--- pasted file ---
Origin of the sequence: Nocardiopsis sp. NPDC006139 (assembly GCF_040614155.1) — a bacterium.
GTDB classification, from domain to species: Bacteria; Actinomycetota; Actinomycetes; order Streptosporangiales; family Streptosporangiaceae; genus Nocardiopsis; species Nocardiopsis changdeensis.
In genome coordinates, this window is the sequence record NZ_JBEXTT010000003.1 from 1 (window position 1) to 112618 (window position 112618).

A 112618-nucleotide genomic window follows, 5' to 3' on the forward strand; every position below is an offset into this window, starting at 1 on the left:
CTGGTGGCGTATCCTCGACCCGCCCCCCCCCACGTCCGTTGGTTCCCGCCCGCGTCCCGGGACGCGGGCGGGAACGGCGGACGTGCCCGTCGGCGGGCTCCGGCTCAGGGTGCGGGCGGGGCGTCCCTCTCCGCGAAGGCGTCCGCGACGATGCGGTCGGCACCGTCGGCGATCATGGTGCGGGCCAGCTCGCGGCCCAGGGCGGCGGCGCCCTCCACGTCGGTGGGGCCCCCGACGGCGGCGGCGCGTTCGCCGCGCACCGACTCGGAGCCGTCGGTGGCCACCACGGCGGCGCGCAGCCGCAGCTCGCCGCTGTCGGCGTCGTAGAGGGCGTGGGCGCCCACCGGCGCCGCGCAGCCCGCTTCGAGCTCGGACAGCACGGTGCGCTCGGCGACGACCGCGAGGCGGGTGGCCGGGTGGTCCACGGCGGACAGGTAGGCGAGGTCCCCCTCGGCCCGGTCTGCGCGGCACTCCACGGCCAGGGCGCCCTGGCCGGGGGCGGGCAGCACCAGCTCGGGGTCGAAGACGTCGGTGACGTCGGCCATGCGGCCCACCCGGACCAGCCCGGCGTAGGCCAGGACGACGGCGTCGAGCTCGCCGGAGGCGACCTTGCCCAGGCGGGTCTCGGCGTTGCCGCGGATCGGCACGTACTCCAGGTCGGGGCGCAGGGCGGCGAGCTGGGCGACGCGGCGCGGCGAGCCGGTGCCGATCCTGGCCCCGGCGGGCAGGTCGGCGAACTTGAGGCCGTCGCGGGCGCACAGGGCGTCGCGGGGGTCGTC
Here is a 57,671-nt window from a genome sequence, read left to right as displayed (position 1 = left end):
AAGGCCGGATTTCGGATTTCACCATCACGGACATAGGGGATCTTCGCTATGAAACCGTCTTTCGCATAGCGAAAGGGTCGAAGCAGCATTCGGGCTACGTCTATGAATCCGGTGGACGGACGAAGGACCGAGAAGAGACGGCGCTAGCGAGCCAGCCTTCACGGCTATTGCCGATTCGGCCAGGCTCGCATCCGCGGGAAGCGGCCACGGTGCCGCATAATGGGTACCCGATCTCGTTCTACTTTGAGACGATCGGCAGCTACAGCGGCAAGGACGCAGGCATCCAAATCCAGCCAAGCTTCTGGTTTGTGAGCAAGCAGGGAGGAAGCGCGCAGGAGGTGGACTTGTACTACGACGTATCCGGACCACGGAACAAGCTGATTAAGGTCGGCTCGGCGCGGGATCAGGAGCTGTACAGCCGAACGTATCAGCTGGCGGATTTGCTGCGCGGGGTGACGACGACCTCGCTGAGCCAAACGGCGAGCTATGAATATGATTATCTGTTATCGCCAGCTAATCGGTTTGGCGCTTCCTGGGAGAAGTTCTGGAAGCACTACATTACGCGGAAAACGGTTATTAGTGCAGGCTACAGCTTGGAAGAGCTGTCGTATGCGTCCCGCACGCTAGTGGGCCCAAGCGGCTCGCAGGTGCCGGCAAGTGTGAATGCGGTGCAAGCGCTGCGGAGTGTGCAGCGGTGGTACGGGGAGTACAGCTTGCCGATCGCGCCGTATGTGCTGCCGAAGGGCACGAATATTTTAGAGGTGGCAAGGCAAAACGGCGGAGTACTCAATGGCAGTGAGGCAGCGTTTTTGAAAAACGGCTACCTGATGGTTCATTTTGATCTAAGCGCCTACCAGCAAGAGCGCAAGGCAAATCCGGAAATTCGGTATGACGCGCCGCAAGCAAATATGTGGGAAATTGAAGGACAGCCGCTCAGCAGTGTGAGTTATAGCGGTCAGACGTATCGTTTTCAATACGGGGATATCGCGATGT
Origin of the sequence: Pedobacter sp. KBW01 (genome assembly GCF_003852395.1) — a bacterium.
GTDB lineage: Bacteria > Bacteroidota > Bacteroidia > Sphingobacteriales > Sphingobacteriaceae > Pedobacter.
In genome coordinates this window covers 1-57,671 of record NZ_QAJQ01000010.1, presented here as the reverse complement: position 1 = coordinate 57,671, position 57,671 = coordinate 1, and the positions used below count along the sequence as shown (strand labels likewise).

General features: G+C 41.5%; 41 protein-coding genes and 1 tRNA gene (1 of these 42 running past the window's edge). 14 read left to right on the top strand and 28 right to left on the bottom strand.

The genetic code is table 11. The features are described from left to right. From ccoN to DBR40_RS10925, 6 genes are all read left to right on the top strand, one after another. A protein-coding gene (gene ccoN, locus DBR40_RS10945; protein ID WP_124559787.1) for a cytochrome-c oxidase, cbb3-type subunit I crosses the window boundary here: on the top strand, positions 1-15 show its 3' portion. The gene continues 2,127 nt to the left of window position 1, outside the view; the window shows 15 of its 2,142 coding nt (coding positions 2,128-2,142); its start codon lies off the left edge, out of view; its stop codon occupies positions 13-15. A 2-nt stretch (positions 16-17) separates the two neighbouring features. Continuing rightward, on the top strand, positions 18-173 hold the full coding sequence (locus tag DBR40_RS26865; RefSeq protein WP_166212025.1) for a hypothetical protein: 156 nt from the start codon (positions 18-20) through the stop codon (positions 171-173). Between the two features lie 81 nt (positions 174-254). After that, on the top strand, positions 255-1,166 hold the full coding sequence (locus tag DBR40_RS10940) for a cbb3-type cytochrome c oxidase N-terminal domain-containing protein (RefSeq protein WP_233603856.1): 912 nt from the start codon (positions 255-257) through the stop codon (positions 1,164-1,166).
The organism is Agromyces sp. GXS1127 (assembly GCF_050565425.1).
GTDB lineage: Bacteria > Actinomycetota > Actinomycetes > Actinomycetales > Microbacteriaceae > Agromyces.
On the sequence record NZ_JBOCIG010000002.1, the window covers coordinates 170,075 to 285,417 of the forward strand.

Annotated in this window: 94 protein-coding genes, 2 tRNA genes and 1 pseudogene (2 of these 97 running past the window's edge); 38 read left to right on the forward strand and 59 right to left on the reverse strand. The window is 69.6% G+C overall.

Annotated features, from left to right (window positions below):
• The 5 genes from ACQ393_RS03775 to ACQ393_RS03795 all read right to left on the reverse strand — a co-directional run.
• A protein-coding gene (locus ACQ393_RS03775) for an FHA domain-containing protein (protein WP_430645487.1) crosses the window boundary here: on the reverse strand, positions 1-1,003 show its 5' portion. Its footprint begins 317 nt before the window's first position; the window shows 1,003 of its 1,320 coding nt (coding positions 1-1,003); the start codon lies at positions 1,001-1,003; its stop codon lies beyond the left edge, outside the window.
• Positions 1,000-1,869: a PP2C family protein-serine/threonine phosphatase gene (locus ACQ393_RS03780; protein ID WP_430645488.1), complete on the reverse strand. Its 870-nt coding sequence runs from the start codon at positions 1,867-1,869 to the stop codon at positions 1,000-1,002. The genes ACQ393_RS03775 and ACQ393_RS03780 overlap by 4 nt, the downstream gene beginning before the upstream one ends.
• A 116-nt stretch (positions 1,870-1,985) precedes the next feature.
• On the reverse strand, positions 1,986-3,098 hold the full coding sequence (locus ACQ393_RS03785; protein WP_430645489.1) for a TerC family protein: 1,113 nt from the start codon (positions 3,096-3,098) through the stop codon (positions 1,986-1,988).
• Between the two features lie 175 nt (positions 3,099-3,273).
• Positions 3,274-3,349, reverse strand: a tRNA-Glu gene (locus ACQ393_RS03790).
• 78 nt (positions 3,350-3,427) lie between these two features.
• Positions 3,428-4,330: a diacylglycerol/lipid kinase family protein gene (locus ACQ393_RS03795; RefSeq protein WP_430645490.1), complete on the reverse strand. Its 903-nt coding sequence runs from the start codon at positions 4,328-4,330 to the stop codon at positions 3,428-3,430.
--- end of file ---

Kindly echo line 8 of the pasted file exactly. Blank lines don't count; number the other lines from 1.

Origin of the sequence: Pedobacter sp. KBW01 (genome assembly GCF_003852395.1) — a bacterium.